Investing.com - The Japanese yen weakened further in Asia on
Friday and the Australian dollar eased after data sets that painted
a mixed picture of the regional economy.
USD/JPY traded at 102.90, up 0.10%, while AUD/USD traded at
0.9288, down 0.07%.
In Australia, the AI Group's July manufacturing index rose 1.7
points to 50.7, reversing a June decline and breaking out of
contraction after eight months.
AI Group chief executive Innex Willox said that while the sector
has shown resilience in the face of strong headwinds, respondents
expressed renewed concern about the strong Australian dollar.
In China, the July CFLP manufacturing PMI rose to 51.7 from
June's 51.0 and the HSBC's final July manufacturing PMI came in at
51.7, below the flash level of 52, but well above the June final of
Investors may be looking for a fifth straight month of
improvement in the government-associated survey following June's
increase to 51.0. Markets rose last week following a surprisingly
strong 52.0 flash reading of the HSBC PMI. It was the highest level
in 18 months.
At 1130 in Sydney, second quarter PPI data is due. In the first
quarter a 0.9% increase was recorded. Later in the day, the RBA's
commodity price index for July is due at 1630 (0630 GMT). In June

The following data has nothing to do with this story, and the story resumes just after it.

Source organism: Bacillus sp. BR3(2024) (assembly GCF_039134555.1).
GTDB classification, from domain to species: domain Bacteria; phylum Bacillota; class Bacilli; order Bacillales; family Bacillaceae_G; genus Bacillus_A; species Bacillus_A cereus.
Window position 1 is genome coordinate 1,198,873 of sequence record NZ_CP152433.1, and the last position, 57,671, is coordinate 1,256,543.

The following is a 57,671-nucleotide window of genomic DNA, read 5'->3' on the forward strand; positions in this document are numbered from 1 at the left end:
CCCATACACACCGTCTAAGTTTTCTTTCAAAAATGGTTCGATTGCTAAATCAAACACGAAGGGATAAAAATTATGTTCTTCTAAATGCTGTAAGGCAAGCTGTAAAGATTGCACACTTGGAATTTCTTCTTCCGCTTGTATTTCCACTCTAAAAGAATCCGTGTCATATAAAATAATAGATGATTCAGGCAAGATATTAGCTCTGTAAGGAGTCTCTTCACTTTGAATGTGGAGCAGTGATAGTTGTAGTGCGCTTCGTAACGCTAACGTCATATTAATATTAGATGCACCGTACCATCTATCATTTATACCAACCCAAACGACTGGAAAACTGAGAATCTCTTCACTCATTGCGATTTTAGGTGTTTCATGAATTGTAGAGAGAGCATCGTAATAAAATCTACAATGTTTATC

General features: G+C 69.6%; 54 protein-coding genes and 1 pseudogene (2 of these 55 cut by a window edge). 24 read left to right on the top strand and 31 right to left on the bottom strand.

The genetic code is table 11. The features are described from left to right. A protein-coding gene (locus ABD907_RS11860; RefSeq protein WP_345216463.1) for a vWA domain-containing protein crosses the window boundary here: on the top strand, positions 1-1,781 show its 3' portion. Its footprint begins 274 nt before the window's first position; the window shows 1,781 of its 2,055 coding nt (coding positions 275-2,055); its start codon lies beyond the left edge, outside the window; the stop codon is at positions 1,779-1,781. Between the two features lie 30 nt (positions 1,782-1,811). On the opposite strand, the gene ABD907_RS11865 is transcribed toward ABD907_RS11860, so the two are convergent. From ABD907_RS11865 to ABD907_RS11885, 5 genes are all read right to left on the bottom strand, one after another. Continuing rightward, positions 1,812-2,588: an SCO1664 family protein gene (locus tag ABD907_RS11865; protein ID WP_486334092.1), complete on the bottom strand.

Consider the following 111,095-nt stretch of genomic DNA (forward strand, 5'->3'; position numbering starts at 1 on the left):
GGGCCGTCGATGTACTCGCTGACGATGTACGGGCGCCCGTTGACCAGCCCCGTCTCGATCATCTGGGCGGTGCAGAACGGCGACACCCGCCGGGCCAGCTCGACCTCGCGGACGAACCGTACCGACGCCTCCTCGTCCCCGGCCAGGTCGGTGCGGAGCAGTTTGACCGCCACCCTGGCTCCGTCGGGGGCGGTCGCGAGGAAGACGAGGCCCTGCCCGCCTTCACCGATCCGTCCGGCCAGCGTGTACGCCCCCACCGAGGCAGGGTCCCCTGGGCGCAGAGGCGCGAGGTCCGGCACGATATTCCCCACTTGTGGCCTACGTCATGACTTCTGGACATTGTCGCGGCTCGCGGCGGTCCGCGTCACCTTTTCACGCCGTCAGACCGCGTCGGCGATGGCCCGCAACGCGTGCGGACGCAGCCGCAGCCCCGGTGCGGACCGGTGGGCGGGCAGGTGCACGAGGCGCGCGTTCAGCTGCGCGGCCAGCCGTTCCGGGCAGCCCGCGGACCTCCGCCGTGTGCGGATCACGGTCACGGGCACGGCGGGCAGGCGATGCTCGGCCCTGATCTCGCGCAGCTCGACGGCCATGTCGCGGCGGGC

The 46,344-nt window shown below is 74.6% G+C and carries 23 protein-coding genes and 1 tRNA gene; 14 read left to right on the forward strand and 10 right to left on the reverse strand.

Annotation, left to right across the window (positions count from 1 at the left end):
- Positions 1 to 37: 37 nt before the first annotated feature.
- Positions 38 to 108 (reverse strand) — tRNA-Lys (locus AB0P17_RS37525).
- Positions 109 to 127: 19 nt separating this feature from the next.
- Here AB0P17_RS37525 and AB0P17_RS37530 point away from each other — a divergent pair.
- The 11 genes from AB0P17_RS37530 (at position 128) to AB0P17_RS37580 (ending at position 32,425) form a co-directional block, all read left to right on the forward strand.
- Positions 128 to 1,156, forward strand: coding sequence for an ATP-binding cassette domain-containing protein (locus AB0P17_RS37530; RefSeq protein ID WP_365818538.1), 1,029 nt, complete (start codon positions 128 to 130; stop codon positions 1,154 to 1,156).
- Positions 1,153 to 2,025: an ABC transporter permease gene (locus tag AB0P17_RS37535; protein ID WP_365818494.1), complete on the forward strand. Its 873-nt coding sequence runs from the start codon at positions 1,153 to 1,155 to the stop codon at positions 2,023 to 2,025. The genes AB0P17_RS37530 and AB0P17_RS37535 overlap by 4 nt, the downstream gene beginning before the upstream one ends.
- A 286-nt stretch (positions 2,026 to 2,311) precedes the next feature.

the index fell 2.8%.
Bank of Japan Governor Haruhiko Kuroda is due to speak at a
seminar in Tokyo from 1230 to 1330 Tokyo time (0330 to 0430
Overnight, the dollar strengthened against most major currencies
as investors bet Friday's July jobs report will come in solid and
paint a picture of a more robust U.S. economy.
The Labor Department on Friday will release its July nonfarm
payrolls report, and consensus forecasts see the U.S. economy
picking up 230,000 new jobs.
Even if the figure comes in below that number, a reading over
200,000 would represent six straight months of beating that
threshold, a sign the labor market is improving even if it's still
a little slack.
Earlier Thursday, the Labor Department reported that the number
of individuals filing for unemployment assistance in the U.S. last
week rose by 23,000 to 302,000 from the previous week's total of
279,000. Analysts had expected jobless claims to rise by 22,000 to
The Labor Department added that the employment cost index rose
by 0.7% in the three months to June after a 0.3% increase in the
first quarter. Economists had expected a 0.5% gain.
The dollar continued to see support from Thursday's U.S. gross
domestic product report.
The U.S. economy expanded at an annual rate of 4.0% in the three
months to June, blowing past forecasts for a 3.0% reading,
according to the Commerce Department. The contraction in the first
quarter was revised to 2.1% from a previously reported 2.9%.
Capping the dollar's advance, however, were concerns that
ongoing U.S.-European tensions with Russia over Ukraine will dampen
global recovery, which could prompt central banks around the world
to keep monetary policies loose for longer than once
The US Dollar Index, which tracks the performance of the
greenback versus a basket of six other major currencies, was up
0.02% at 81.55.
On Friday, markets will move on the U.S. nonfarm payrolls and
the unemployment reports, while the Institute of Supply Management
is to release data on manufacturing activity.
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